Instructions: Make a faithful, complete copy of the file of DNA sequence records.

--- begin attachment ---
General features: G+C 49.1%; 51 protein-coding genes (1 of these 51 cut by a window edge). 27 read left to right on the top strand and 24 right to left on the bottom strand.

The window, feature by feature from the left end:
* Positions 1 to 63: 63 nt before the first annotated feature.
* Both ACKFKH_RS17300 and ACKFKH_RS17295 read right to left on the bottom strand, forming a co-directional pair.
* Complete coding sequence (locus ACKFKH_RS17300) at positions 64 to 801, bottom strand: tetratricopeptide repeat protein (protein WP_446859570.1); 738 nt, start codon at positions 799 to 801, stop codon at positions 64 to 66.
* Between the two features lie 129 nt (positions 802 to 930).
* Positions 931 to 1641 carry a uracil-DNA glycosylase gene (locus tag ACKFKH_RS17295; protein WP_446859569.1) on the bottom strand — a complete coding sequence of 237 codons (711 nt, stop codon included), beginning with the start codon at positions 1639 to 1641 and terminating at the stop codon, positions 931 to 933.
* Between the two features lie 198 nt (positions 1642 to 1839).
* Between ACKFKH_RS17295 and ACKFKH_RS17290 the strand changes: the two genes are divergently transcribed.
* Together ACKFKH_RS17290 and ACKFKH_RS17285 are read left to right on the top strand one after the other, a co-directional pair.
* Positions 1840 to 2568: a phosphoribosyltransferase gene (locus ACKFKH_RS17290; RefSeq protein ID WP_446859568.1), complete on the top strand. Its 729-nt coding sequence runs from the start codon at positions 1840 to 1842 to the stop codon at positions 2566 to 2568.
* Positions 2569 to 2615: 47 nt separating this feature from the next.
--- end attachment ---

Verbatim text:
General features: G+C 49.1%; 51 protein-coding genes (1 of these 51 cut by a window edge). 27 read left to right on the top strand and 24 right to left on the bottom strand.

The window, feature by feature from the left end:
* Positions 1 to 63: 63 nt before the first annotated feature.
* Both ACKFKH_RS17300 and ACKFKH_RS17295 read right to left on the bottom strand, forming a co-directional pair.
* Complete coding sequence (locus ACKFKH_RS17300) at positions 64 to 801, bottom strand: tetratricopeptide repeat protein (protein WP_446859570.1); 738 nt, start codon at positions 799 to 801, stop codon at positions 64 to 66.
* Between the two features lie 129 nt (positions 802 to 930).
* Positions 931 to 1641 carry a uracil-DNA glycosylase gene (locus tag ACKFKH_RS17295; protein WP_446859569.1) on the bottom strand — a complete coding sequence of 237 codons (711 nt, stop codon included), beginning with the start codon at positions 1639 to 1641 and terminating at the stop codon, positions 931 to 933.
* Between the two features lie 198 nt (positions 1642 to 1839).
* Between ACKFKH_RS17295 and ACKFKH_RS17290 the strand changes: the two genes are divergently transcribed.
* Together ACKFKH_RS17290 and ACKFKH_RS17285 are read left to right on the top strand one after the other, a co-directional pair.
* Positions 1840 to 2568: a phosphoribosyltransferase gene (locus ACKFKH_RS17290; RefSeq protein ID WP_446859568.1), complete on the top strand. Its 729-nt coding sequence runs from the start codon at positions 1840 to 1842 to the stop codon at positions 2566 to 2568.
* Positions 2569 to 2615: 47 nt separating this feature from the next.